Good Fiction for Young Adults

Still don’t like Madeleine L’Engle.  I did try to re-read Paterson’s Bridge to Terabithia after our conversation last time, but I only read a few chapters and then lost the book.  So, that’s on my list, along with “get life in order.”  Blah.

  • Joyce M

    I think so often of the rooting of the mitochondria from Madeleine L’Engle’s books. It is a profound understanding of freely accepted limitation leading to far greater freedom.

  • jrwahlund

    Chesterton’s Father Brown stories

    Hunger Games for older teens

    Sherlock Holmes

    The Blue Castle and Jane of Lantern Hill by L.M. Montgomery

    Jane Eyre

    To Kill A Mockingbird

    The Eyes of the Dragon by Stephen King

  • Kate

    Bethlehem Books has a good young adults selection. I always trust their judgement (especially after meeting the Sharpes years ago). The Mantlemass Chronicles by Barbara Willard (who wrote a lot of historical fiction) – the first book in the series is the “Lark and Laurel.” Books by Margot Benary-Isbert – “The Ark” and “Rowan Farm” are two favorites, as well as “Castle on the Border.” Books by Madeline Polland, Rosemary Sutcliff and Georfry Trease. Everyone should read the Saturday series by Elizabeth Enright. Hope that wasn’t TMI.

  • http://experimentalwifery.wordpress.com afsolove

    The Time Quartet was definitely disappointing on a second read as an adult. But if you’re looking for good fiction for young adults, WhatShouldSheRead.com is a great resource of literary books for girls.

  • http://cheriewalsh@gmail.com cheriewalsh

    My boys love The Penderwicks (stories about a family of girls). Wholesome, believable, well written.

  • http://cuppboard.blogspot.com ♥e.e.

    Ugh, I think I’m the only person in the world who is completely taken by the Hunger Games. I thought it was good pop-fiction but way too much gratuitous violence for my taste. I guess I’ll always be more of a fairy tale girl than a dystopian tale girl.

    As for recommendations, I’d say The Enchanted Forest Chronicles by Patricia Wrede is great – Morwen the Witch and Cimorene have been my role models since I was a young girl. I also enjoy The Hero & the Crown by Mercedes Lackey, Stargirl by Jerry Spinelli. “Sophie’s World” pretty much changed my life by introducing me to the basics of philosophy as a sophomore in high school. And “The Giver” by Lois Lowry of course. “The Arkadians” by Lloyed Alexander. I also really loved anything by Bruce Coville, even if his “Book of Spine Tinglers” caused me to be too scared to look out the window at night for my whole life. :P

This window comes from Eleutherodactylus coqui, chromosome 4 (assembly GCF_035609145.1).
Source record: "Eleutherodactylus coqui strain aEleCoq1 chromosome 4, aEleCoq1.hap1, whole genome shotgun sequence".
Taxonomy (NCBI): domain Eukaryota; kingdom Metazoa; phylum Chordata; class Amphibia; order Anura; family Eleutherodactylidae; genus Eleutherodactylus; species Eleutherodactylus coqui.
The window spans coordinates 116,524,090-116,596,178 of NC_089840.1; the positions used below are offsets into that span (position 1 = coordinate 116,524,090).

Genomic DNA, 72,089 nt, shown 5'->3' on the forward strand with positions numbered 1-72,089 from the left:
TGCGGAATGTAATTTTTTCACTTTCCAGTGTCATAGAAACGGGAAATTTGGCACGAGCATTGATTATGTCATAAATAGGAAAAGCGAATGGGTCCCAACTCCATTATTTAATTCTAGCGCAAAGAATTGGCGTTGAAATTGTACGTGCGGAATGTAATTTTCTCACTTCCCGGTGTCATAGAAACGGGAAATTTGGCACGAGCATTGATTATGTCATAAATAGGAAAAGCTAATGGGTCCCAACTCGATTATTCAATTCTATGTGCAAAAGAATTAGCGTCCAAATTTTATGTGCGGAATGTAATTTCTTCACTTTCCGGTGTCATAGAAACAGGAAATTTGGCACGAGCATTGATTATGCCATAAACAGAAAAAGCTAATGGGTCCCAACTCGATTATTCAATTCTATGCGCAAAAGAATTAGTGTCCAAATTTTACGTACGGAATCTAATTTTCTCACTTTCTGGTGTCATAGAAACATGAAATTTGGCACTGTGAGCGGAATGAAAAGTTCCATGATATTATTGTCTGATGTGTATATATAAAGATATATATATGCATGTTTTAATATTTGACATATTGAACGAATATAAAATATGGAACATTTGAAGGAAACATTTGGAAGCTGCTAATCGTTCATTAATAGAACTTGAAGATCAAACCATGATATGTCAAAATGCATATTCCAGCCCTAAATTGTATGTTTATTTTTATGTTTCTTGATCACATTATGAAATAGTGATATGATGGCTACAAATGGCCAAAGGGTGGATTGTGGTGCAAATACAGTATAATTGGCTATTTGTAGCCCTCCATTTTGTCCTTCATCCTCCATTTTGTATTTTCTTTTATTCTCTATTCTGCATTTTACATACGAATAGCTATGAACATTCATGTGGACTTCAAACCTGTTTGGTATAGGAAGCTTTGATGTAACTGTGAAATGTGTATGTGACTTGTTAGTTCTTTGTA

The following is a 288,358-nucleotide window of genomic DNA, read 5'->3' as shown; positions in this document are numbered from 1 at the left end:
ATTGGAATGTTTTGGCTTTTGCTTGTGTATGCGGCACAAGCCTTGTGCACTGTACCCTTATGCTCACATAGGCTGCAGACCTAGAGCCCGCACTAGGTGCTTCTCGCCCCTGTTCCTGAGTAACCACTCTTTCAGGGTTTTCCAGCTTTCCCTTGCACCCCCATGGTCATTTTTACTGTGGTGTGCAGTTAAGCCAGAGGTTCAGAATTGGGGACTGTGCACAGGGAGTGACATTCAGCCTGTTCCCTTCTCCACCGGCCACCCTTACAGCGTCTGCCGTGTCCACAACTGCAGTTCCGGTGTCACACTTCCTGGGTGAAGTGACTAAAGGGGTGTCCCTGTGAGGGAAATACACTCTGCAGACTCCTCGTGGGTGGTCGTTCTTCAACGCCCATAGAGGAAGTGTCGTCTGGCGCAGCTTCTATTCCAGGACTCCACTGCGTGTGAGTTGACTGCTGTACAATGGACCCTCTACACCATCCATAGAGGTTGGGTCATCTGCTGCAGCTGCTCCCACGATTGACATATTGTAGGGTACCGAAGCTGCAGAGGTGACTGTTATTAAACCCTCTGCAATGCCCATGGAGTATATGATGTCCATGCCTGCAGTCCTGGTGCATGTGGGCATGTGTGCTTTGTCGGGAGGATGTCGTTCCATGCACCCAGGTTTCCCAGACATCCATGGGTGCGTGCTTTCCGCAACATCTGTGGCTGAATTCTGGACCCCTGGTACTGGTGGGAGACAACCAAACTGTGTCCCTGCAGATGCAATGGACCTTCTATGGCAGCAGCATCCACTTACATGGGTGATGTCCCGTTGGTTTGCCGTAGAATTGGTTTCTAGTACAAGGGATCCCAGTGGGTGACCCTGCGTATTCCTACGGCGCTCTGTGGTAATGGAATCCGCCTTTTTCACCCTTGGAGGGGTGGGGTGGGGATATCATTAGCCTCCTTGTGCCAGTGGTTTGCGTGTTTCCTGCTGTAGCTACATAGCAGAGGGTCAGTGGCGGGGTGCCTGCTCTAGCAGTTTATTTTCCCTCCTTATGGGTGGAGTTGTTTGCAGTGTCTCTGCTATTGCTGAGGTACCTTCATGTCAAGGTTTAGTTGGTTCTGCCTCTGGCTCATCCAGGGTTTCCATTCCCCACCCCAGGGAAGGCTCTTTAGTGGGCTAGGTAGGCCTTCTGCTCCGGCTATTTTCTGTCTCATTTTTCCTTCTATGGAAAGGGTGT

• Sachiko

    I agree with Joyce about mitochondria. I think about that book all the time. And I adore Many Waters.

    Other good YA books: Ender’s Game. The Tower series by Tanith Lee. Anything by Diana Wynne Jones, Robin McKinley, and Shannon Hale.

    Most book are so much better if you come to them as a child, reading freely. Voracious as I am now, I don’t have anything like the loving, standards-less acceptance of stories that I did as a kid.

    Sometimes I hate having standards (moral and literary); it kills my buzz and mkes it hard to find a really GOOD book.

    But on the upside, I don’t end up reading Peirs Anthony anymore. Yay.

  • Sachiko

    Wait. Anything by Robin McKinley except Sunshine. Which is all that Twilight was hyped to be, but wasn’t. I dunno how you feel about smexing in YA novels. Sunshine’s got some.

  • Thomas

    Simcha, thanks for the recommendation of Canticle for Leibowitz the last time you posted young-adult recommendations. I was very disappointed that it took me until age 30 to have even heard of it. I wish I could go back in time and give it to 13-year-old me.

    Seriously, anyone who likes sci-fi and the Latin mass should read it!

    Has anyone else read the “sequel”– partially written by Miller before his death and finished by someone else? I was really disappointed– couldn’t even finish it.

  • vellenga

    loved ender’s game, though the rest in the series are not as good. also loved susan cooper’s “the dark is rising” series; “the chosen” and “the promise” (though this one is a little darker than the other) by chaim potok; “gone-away lake” and “return to gone-away.”

  • allotmentgirl

    Teenage books by Eva Ibbotson, wonderfully written, fantastic characters and funny.

    Eoin Colfer books (Artemis Fowl, The Supernaturalists, Airman) are also well written, funny and have some interesting themes.

    Garth Nix The Old Kingdom series: Sabriel, Liriel and Abhorson.

    Rosemary Sutcliff’s The Eagle of the Ninth.

    Anita Desai’s “The Village by the Sea”

    Cornelia Funke: The Inkheart Trilogy, The Thief Lord.

    Alan Garner: The stone Book Quartet.